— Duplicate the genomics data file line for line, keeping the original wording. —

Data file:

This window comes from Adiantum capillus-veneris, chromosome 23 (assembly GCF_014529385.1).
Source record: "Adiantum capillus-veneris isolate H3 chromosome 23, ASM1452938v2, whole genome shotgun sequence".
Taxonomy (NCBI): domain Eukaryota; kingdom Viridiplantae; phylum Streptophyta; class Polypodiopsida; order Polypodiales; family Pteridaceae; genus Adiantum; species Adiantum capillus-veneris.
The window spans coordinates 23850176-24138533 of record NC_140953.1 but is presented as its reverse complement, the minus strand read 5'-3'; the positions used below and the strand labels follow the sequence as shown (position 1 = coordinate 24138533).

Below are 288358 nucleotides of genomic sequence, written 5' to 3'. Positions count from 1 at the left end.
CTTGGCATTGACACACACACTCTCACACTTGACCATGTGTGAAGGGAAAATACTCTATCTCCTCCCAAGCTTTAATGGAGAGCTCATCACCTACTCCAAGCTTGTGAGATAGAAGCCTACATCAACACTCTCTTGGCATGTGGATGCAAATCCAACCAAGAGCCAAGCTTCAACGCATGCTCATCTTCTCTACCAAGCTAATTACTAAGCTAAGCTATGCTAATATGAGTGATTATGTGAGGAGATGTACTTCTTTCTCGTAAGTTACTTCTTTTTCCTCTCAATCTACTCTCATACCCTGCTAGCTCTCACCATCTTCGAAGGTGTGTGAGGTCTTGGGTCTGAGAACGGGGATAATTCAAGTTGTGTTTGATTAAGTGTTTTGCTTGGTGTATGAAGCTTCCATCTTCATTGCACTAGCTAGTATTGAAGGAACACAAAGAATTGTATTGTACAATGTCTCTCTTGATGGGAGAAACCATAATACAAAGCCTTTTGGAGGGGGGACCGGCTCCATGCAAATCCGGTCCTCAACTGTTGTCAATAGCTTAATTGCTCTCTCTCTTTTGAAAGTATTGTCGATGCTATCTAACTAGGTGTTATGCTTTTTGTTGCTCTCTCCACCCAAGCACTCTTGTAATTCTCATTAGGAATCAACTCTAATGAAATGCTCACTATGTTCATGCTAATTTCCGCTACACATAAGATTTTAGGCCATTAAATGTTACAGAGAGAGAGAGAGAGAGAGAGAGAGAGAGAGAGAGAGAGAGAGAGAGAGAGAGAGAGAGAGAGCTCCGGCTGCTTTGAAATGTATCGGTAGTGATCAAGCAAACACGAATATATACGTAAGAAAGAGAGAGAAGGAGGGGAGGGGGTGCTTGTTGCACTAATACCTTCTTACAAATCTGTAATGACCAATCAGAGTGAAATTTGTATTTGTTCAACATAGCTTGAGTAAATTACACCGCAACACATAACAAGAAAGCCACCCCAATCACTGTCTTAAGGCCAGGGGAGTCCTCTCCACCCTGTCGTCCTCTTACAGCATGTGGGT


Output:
This window comes from Adiantum capillus-veneris, chromosome 23 (assembly GCF_014529385.1).
Source record: "Adiantum capillus-veneris isolate H3 chromosome 23, ASM1452938v2, whole genome shotgun sequence".
Taxonomy (NCBI): domain Eukaryota; kingdom Viridiplantae; phylum Streptophyta; class Polypodiopsida; order Polypodiales; family Pteridaceae; genus Adiantum; species Adiantum capillus-veneris.
The window spans coordinates 23850176-24138533 of record NC_140953.1 but is presented as its reverse complement, the minus strand read 5'-3'; the positions used below and the strand labels follow the sequence as shown (position 1 = coordinate 24138533).

Below are 288358 nucleotides of genomic sequence, written 5' to 3'. Positions count from 1 at the left end.
CTTGGCATTGACACACACACTCTCACACTTGACCATGTGTGAAGGGAAAATACTCTATCTCCTCCCAAGCTTTAATGGAGAGCTCATCACCTACTCCAAGCTTGTGAGATAGAAGCCTACATCAACACTCTCTTGGCATGTGGATGCAAATCCAACCAAGAGCCAAGCTTCAACGCATGCTCATCTTCTCTACCAAGCTAATTACTAAGCTAAGCTATGCTAATATGAGTGATTATGTGAGGAGATGTACTTCTTTCTCGTAAGTTACTTCTTTTTCCTCTCAATCTACTCTCATACCCTGCTAGCTCTCACCATCTTCGAAGGTGTGTGAGGTCTTGGGTCTGAGAACGGGGATAATTCAAGTTGTGTTTGATTAAGTGTTTTGCTTGGTGTATGAAGCTTCCATCTTCATTGCACTAGCTAGTATTGAAGGAACACAAAGAATTGTATTGTACAATGTCTCTCTTGATGGGAGAAACCATAATACAAAGCCTTTTGGAGGGGGGACCGGCTCCATGCAAATCCGGTCCTCAACTGTTGTCAATAGCTTAATTGCTCTCTCTCTTTTGAAAGTATTGTCGATGCTATCTAACTAGGTGTTATGCTTTTTGTTGCTCTCTCCACCCAAGCACTCTTGTAATTCTCATTAGGAATCAACTCTAATGAAATGCTCACTATGTTCATGCTAATTTCCGCTACACATAAGATTTTAGGCCATTAAATGTTACAGAGAGAGAGAGAGAGAGAGAGAGAGAGAGAGAGAGAGAGAGAGAGAGAGAGAGAGAGAGAGAGCTCCGGCTGCTTTGAAATGTATCGGTAGTGATCAAGCAAACACGAATATATACGTAAGAAAGAGAGAGAAGGAGGGGAGGGGGTGCTTGTTGCACTAATACCTTCTTACAAATCTGTAATGACCAATCAGAGTGAAATTTGTATTTGTTCAACATAGCTTGAGTAAATTACACCGCAACACATAACAAGAAAGCCACCCCAATCACTGTCTTAAGGCCAGGGGAGTCCTCTCCACCCTGTCGTCCTCTTACAGCATGTGGGT